The role and powers of the Competition Council have been strengthened, whereas its monitoring and sanctioning activities are becoming more and more visible on the Romanian market.
According to the Competition Council 2014 Annual Report, its activity against unfair competition practices has been significantly increased from 2011 (i.e. following the takeover of attributes by the Competition Council from the Ministry of Public Finances), showing not only the authority’s close consideration of these matters, but also the increased awareness of companies, making use of such legislation in order to defend their rights regulated herein.
The recent amendments, entered into force as of end of May 2015, are deemed to have completed the complex modernization process of the main piece of legislation regulating this field, i.e. Law No. 11/1991.
To this end, the Competition Council issued its first guidelines on actions and procedures against unfair competition practices (Nb. available on the official website of the authority and under public debate until 26 June 2015) in view of establishing and developing a normal competitive environment.
The rule of thumb when dealing with unfair competition matter remains the civil liability that might be triggered by an infringement of the provisions set forth by Law No. 11/1991. In this regard, any person which proves a legitimate interest may address a damage claim directly to the competent courts of law, without being necessary or mandatory the fulfilment of the procedures in front of the Competition Council.
This is mainly due to the fact that civil liability generally entails individual rights and interests, whereas the Competition Council competency regards rather a public interest and infringements that might have an impact on the overall economic environment of the market.
The criteria that the Competition Council needs to observe when evaluating a claim brought for its assessment are set forth very clearly (i) the degree of social danger, (ii) the circumstances in which the relevant infringement has occurred and (iii) the significance of the economic sector where the unfair competition practice has taken place, evaluated within the wider context of the national economy (e.g. relevant market, number of involved undertakings and duration of the infringement, potential effects and affected parties).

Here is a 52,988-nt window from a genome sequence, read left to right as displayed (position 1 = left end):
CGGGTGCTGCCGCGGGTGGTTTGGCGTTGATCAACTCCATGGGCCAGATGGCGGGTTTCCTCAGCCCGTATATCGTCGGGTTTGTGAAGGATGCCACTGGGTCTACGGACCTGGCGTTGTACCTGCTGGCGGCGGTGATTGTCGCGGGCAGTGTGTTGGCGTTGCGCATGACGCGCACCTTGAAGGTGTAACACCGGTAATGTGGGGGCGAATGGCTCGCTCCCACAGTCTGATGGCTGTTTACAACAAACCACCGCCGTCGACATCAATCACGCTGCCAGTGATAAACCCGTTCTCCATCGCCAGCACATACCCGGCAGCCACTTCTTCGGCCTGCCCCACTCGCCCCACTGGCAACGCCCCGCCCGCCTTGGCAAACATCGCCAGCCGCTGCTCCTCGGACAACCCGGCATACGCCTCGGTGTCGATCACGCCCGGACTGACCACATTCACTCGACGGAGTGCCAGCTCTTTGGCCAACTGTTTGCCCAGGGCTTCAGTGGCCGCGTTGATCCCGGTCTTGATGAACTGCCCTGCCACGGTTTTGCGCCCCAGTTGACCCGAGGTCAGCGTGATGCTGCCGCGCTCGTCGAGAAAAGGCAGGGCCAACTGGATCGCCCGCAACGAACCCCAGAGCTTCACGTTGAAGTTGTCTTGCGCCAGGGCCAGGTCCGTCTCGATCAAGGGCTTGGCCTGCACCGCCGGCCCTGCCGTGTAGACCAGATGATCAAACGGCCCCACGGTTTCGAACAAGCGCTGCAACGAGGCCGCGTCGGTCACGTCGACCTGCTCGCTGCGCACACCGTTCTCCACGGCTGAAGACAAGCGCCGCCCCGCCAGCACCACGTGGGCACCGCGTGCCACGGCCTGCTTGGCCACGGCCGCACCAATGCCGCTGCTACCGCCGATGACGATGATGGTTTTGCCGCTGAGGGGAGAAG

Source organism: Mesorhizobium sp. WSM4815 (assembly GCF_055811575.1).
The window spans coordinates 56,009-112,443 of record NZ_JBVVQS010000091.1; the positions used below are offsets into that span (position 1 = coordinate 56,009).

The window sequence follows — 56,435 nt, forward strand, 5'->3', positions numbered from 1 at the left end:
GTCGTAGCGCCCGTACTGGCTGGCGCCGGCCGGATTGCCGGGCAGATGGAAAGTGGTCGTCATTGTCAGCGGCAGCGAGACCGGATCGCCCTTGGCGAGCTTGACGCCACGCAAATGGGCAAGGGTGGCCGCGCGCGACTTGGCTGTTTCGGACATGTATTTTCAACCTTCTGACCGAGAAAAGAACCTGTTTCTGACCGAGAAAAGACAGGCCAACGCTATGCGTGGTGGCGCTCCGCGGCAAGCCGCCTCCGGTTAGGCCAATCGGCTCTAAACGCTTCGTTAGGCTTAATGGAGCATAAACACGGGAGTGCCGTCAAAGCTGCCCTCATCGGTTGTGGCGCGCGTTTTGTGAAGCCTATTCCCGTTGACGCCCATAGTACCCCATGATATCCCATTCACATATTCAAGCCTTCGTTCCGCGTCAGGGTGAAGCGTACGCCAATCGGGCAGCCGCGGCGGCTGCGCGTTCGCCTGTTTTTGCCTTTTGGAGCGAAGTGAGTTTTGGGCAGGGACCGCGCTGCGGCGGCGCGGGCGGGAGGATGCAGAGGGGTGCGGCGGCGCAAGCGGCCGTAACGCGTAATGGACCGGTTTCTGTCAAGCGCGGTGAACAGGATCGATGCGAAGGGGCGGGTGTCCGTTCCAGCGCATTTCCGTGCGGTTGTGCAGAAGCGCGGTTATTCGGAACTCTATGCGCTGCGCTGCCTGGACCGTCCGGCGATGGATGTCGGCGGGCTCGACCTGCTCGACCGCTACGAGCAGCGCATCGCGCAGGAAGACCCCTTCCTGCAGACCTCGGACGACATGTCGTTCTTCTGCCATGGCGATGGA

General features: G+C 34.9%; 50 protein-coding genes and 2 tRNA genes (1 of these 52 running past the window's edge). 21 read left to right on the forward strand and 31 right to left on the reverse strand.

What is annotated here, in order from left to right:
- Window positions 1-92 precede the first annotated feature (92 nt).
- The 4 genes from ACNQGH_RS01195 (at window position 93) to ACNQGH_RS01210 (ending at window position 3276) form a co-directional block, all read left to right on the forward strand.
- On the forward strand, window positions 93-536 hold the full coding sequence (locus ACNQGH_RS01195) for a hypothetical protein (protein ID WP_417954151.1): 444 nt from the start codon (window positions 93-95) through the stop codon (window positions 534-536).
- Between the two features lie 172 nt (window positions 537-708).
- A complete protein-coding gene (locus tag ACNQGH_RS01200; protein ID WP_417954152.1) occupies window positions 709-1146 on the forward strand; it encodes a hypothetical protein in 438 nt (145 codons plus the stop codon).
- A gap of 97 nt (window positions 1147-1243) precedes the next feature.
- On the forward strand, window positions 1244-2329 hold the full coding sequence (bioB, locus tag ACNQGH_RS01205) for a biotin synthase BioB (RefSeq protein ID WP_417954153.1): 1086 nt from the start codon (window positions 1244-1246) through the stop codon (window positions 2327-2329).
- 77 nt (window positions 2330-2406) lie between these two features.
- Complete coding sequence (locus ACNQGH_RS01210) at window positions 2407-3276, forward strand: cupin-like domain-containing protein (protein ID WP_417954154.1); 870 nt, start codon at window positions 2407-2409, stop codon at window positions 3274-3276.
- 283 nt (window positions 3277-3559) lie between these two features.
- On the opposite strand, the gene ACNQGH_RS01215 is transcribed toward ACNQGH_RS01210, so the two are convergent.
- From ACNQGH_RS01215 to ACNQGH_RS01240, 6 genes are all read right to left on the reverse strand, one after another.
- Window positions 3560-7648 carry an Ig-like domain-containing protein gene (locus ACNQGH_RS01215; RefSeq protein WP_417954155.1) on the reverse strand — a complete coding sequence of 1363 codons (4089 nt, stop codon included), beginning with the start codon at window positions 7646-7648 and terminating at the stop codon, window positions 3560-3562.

For a rational and efficient allocation of resources, the Competition Council has the possibility conferred by law to prioritize the claims submitted for its review based on the potential impact on effective competition, the general interest of consumers or the strategic importance of the respective economic sector. Thus, the Competition Council is expected to pay special attention to claims regarding unfair competition practices with potential material adverse effects on the market.
Besides the payment of fines (i.e. RON 5,000-50,000 for legal entities and RON 5,000-10,000 for natural persons) and the obligation to cease the unfair competition practice (either at the end of the investigation or during the indepth analysis of the case), the involved undertaking faces also a high reputational risk, as the final decision taken in this respect by the Competition Council needs to be published on the website of the authority and in a largely spread newspaper.
Moreover, final decisions of the competition authority are irrefutable proofs of the infringement during follow-on actions in court. Thus, payment of fines does not preclude or exonerate the liability in tort of the sanctioned undertaking.
Against this background, companies are encouraged to have a closer look at their commercial practices and related behaviour towards other participants on the market and avoid any actions that might denigrate competitors, divert their clientele, imply the use of trade secrets or any other commercial actions that are contrary to fair practice and the general principle of good faith in business.